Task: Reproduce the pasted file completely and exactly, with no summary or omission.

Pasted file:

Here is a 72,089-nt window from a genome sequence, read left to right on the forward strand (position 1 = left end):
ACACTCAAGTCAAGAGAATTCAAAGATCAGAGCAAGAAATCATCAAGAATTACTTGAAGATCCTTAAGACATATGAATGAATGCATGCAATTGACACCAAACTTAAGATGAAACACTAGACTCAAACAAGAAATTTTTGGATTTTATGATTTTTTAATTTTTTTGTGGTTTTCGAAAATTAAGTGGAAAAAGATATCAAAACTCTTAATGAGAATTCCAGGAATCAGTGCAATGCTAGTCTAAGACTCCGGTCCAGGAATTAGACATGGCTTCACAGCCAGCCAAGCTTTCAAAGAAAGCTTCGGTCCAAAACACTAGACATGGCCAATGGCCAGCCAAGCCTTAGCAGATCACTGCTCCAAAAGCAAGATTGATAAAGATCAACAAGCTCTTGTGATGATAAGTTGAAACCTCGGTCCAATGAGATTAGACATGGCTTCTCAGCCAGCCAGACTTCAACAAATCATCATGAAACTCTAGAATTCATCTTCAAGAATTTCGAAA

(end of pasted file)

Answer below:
Here is a 72,089-nt window from a genome sequence, read left to right on the forward strand (position 1 = left end):
ACACTCAAGTCAAGAGAATTCAAAGATCAGAGCAAGAAATCATCAAGAATTACTTGAAGATCCTTAAGACATATGAATGAATGCATGCAATTGACACCAAACTTAAGATGAAACACTAGACTCAAACAAGAAATTTTTGGATTTTATGATTTTTTAATTTTTTTGTGGTTTTCGAAAATTAAGTGGAAAAAGATATCAAAACTCTTAATGAGAATTCCAGGAATCAGTGCAATGCTAGTCTAAGACTCCGGTCCAGGAATTAGACATGGCTTCACAGCCAGCCAAGCTTTCAAAGAAAGCTTCGGTCCAAAACACTAGACATGGCCAATGGCCAGCCAAGCCTTAGCAGATCACTGCTCCAAAAGCAAGATTGATAAAGATCAACAAGCTCTTGTGATGATAAGTTGAAACCTCGGTCCAATGAGATTAGACATGGCTTCTCAGCCAGCCAGACTTCAACAAATCATCATGAAACTCTAGAATTCATCTTCAAGAATTTCGAAA